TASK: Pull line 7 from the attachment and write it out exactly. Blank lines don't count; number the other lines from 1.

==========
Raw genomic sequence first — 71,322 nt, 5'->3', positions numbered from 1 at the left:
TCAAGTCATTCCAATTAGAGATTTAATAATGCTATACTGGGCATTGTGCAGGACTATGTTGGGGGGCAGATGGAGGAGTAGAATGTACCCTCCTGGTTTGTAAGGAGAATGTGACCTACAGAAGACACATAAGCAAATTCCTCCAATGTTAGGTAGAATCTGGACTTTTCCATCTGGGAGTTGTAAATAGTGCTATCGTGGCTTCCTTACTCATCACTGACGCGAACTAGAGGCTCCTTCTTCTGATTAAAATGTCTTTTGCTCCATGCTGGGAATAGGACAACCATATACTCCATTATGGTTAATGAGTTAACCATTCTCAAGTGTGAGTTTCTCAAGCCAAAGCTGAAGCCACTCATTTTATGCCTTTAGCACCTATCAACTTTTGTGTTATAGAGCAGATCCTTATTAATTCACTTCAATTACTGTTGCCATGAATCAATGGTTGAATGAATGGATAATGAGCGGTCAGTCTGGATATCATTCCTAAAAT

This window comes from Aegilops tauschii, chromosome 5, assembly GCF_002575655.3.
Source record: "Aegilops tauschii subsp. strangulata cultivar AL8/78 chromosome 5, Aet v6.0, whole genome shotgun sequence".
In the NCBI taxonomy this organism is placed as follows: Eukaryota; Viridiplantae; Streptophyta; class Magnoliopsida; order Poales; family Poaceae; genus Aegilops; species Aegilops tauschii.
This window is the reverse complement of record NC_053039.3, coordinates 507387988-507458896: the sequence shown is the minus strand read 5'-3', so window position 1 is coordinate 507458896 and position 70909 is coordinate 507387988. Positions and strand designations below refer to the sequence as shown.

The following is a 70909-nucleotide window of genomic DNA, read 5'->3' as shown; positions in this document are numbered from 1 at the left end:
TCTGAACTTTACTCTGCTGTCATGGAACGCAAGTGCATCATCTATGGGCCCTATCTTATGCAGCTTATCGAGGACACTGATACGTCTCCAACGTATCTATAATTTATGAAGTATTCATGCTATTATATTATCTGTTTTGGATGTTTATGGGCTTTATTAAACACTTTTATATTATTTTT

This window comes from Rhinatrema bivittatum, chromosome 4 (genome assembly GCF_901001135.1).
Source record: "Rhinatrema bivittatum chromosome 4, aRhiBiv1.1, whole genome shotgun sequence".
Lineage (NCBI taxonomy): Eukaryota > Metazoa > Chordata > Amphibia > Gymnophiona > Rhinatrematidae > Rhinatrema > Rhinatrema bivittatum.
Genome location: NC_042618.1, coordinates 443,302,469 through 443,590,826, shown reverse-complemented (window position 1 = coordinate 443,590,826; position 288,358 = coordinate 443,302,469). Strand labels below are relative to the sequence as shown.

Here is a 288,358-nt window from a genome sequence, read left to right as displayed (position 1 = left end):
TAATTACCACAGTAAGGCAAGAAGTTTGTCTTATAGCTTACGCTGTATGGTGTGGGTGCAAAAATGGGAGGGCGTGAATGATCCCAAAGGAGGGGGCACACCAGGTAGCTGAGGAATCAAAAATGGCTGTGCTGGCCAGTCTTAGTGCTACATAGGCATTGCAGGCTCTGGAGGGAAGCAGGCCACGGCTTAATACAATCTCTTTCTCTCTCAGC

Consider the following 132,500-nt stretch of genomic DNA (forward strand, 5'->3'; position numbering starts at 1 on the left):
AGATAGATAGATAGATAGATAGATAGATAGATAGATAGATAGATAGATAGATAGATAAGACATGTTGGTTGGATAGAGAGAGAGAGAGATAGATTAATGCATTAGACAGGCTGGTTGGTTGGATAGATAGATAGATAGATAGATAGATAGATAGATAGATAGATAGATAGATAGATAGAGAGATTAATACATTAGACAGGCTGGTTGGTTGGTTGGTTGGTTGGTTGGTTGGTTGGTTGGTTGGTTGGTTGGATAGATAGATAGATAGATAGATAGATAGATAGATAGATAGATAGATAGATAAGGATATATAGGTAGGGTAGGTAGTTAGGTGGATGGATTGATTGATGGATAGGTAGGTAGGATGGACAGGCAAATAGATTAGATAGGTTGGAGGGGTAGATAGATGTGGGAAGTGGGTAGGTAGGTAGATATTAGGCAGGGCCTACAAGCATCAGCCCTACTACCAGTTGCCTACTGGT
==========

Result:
The following is a 70909-nucleotide window of genomic DNA, read 5'->3' as shown; positions in this document are numbered from 1 at the left end: